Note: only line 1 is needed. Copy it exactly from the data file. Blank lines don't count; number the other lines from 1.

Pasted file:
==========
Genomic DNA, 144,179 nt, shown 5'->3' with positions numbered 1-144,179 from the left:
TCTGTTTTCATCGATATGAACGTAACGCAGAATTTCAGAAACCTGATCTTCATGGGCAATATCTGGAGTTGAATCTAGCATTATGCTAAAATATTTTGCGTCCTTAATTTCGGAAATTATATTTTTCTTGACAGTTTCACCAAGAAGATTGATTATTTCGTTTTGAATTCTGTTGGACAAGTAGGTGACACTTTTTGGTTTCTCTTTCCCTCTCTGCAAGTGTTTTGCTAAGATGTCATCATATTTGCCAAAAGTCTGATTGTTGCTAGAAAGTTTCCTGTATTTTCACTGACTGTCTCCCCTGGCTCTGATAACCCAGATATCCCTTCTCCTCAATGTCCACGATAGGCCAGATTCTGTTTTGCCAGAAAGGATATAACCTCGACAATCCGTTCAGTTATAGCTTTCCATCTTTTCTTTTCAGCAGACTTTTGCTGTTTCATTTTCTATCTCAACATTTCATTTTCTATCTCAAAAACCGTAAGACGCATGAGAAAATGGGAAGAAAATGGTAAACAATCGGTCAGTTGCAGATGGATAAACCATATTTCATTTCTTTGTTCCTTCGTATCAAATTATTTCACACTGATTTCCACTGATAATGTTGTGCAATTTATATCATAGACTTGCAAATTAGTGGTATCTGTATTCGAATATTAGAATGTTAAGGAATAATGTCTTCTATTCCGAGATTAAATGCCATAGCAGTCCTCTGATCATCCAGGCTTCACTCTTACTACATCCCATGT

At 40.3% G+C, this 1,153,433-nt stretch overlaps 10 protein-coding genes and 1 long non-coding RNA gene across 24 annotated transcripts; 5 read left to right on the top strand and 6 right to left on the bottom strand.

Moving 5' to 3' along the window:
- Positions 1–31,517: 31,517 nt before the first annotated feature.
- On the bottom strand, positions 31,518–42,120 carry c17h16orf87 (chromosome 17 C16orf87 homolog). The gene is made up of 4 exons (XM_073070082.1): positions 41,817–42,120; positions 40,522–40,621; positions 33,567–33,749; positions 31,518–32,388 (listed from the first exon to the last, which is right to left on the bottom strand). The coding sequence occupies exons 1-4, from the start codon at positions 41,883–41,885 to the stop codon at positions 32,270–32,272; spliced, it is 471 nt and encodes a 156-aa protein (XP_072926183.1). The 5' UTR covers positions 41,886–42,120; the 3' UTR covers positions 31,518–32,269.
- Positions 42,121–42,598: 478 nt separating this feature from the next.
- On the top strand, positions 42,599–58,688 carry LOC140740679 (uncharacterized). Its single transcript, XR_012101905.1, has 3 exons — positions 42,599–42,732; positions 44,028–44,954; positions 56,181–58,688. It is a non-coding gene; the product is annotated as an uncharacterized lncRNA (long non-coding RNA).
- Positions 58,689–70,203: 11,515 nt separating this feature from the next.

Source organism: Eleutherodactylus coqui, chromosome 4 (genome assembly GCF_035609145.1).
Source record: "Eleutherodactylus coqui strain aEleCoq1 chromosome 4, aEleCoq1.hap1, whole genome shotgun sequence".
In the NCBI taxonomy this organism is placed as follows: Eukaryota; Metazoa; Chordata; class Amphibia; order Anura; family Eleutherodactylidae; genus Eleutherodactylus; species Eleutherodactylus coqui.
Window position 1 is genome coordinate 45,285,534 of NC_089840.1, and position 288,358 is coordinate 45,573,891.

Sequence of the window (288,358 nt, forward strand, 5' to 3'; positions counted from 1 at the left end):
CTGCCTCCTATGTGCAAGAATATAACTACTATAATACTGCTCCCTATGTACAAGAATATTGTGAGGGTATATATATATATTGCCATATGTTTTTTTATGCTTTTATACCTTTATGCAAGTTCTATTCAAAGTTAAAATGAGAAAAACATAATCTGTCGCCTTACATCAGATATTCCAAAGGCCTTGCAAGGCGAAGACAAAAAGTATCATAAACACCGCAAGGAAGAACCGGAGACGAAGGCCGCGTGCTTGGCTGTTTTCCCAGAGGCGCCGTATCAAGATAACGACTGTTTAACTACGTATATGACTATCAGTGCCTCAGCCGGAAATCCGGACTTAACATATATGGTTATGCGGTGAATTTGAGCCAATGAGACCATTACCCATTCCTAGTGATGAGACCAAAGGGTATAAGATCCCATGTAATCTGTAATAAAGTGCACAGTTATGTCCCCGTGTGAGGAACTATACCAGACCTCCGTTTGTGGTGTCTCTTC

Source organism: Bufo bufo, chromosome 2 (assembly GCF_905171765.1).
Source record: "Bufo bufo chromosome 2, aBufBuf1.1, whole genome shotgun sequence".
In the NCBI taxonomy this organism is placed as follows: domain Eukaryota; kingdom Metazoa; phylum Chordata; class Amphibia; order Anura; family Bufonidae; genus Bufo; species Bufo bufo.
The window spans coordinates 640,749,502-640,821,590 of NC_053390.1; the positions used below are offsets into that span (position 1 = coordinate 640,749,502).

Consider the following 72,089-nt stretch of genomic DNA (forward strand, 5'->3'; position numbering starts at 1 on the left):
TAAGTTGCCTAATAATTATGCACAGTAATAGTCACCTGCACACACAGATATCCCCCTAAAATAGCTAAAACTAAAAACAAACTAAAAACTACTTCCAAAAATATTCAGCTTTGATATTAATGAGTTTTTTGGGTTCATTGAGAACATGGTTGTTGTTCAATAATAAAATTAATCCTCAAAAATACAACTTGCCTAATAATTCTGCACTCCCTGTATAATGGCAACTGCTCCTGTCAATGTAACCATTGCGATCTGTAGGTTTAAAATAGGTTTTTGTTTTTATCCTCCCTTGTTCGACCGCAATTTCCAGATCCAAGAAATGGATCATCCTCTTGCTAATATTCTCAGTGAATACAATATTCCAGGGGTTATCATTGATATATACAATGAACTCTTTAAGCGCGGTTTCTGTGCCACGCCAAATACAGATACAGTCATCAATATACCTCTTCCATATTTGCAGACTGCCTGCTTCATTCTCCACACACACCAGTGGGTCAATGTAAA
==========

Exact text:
Genomic DNA, 144,179 nt, shown 5'->3' with positions numbered 1-144,179 from the left: